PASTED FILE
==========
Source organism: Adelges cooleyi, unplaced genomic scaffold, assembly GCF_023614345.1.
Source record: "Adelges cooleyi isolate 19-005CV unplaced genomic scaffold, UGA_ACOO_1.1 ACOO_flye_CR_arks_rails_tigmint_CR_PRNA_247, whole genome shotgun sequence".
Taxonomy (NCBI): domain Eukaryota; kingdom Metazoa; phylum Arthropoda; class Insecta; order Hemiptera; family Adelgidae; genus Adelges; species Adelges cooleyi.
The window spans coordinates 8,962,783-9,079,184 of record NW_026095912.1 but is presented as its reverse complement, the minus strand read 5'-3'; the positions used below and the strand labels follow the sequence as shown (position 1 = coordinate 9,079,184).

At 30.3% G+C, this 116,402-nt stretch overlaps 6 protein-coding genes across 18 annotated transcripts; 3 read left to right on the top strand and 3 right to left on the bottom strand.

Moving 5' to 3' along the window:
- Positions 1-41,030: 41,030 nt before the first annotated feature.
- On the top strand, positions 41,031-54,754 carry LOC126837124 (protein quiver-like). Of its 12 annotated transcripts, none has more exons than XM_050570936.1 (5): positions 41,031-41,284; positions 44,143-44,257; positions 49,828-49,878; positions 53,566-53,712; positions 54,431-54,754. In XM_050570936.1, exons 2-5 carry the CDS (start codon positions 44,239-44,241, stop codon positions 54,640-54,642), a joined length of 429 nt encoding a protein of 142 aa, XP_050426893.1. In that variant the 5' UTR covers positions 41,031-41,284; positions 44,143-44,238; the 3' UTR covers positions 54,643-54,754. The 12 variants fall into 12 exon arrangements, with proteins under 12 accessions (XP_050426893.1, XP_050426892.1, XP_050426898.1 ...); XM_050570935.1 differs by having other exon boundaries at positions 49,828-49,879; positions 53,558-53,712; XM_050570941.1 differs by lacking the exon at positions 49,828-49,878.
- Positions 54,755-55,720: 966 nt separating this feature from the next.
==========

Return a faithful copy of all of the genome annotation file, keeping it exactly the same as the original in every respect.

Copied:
Source organism: Adelges cooleyi, unplaced genomic scaffold, assembly GCF_023614345.1.
Source record: "Adelges cooleyi isolate 19-005CV unplaced genomic scaffold, UGA_ACOO_1.1 ACOO_flye_CR_arks_rails_tigmint_CR_PRNA_247, whole genome shotgun sequence".
Taxonomy (NCBI): domain Eukaryota; kingdom Metazoa; phylum Arthropoda; class Insecta; order Hemiptera; family Adelgidae; genus Adelges; species Adelges cooleyi.
The window spans coordinates 8,962,783-9,079,184 of record NW_026095912.1 but is presented as its reverse complement, the minus strand read 5'-3'; the positions used below and the strand labels follow the sequence as shown (position 1 = coordinate 9,079,184).

At 30.3% G+C, this 116,402-nt stretch overlaps 6 protein-coding genes across 18 annotated transcripts; 3 read left to right on the top strand and 3 right to left on the bottom strand.

Moving 5' to 3' along the window:
- Positions 1-41,030: 41,030 nt before the first annotated feature.
- On the top strand, positions 41,031-54,754 carry LOC126837124 (protein quiver-like). Of its 12 annotated transcripts, none has more exons than XM_050570936.1 (5): positions 41,031-41,284; positions 44,143-44,257; positions 49,828-49,878; positions 53,566-53,712; positions 54,431-54,754. In XM_050570936.1, exons 2-5 carry the CDS (start codon positions 44,239-44,241, stop codon positions 54,640-54,642), a joined length of 429 nt encoding a protein of 142 aa, XP_050426893.1. In that variant the 5' UTR covers positions 41,031-41,284; positions 44,143-44,238; the 3' UTR covers positions 54,643-54,754. The 12 variants fall into 12 exon arrangements, with proteins under 12 accessions (XP_050426893.1, XP_050426892.1, XP_050426898.1 ...); XM_050570935.1 differs by having other exon boundaries at positions 49,828-49,879; positions 53,558-53,712; XM_050570941.1 differs by lacking the exon at positions 49,828-49,878.
- Positions 54,755-55,720: 966 nt separating this feature from the next.